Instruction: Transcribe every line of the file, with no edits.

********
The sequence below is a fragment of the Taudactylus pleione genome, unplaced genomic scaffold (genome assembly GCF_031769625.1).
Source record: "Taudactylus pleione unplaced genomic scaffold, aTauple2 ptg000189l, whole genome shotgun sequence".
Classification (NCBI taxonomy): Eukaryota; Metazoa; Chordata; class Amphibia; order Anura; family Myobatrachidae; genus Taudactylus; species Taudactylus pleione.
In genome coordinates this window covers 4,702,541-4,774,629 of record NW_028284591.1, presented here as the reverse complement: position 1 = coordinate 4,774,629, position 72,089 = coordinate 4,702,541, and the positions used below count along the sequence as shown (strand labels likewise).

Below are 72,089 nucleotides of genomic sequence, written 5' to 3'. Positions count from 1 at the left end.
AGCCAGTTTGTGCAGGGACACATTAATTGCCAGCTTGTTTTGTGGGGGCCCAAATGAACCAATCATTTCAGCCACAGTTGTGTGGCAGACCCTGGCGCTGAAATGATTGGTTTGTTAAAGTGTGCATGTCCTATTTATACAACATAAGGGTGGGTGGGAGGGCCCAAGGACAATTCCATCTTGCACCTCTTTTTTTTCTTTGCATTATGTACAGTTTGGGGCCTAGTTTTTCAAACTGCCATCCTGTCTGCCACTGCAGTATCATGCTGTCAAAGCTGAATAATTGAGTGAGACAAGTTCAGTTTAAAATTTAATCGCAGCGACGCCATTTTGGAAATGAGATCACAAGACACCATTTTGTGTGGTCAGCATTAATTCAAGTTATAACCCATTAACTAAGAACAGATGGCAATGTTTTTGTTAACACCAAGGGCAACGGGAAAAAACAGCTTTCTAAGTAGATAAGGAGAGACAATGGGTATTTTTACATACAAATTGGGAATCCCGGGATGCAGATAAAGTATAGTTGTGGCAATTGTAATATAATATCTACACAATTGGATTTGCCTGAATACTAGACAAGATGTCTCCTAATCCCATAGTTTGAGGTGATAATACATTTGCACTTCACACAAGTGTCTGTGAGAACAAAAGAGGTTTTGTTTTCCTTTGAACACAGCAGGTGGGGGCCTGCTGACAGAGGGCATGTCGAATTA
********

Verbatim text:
The sequence below is a fragment of the Taudactylus pleione genome, unplaced genomic scaffold (genome assembly GCF_031769625.1).
Source record: "Taudactylus pleione unplaced genomic scaffold, aTauple2 ptg000189l, whole genome shotgun sequence".
Classification (NCBI taxonomy): Eukaryota; Metazoa; Chordata; class Amphibia; order Anura; family Myobatrachidae; genus Taudactylus; species Taudactylus pleione.
In genome coordinates this window covers 4,702,541-4,774,629 of record NW_028284591.1, presented here as the reverse complement: position 1 = coordinate 4,774,629, position 72,089 = coordinate 4,702,541, and the positions used below count along the sequence as shown (strand labels likewise).

Below are 72,089 nucleotides of genomic sequence, written 5' to 3'. Positions count from 1 at the left end.
AGCCAGTTTGTGCAGGGACACATTAATTGCCAGCTTGTTTTGTGGGGGCCCAAATGAACCAATCATTTCAGCCACAGTTGTGTGGCAGACCCTGGCGCTGAAATGATTGGTTTGTTAAAGTGTGCATGTCCTATTTATACAACATAAGGGTGGGTGGGAGGGCCCAAGGACAATTCCATCTTGCACCTCTTTTTTTTCTTTGCATTATGTACAGTTTGGGGCCTAGTTTTTCAAACTGCCATCCTGTCTGCCACTGCAGTATCATGCTGTCAAAGCTGAATAATTGAGTGAGACAAGTTCAGTTTAAAATTTAATCGCAGCGACGCCATTTTGGAAATGAGATCACAAGACACCATTTTGTGTGGTCAGCATTAATTCAAGTTATAACCCATTAACTAAGAACAGATGGCAATGTTTTTGTTAACACCAAGGGCAACGGGAAAAAACAGCTTTCTAAGTAGATAAGGAGAGACAATGGGTATTTTTACATACAAATTGGGAATCCCGGGATGCAGATAAAGTATAGTTGTGGCAATTGTAATATAATATCTACACAATTGGATTTGCCTGAATACTAGACAAGATGTCTCCTAATCCCATAGTTTGAGGTGATAATACATTTGCACTTCACACAAGTGTCTGTGAGAACAAAAGAGGTTTTGTTTTCCTTTGAACACAGCAGGTGGGGGCCTGCTGACAGAGGGCATGTCGAATTA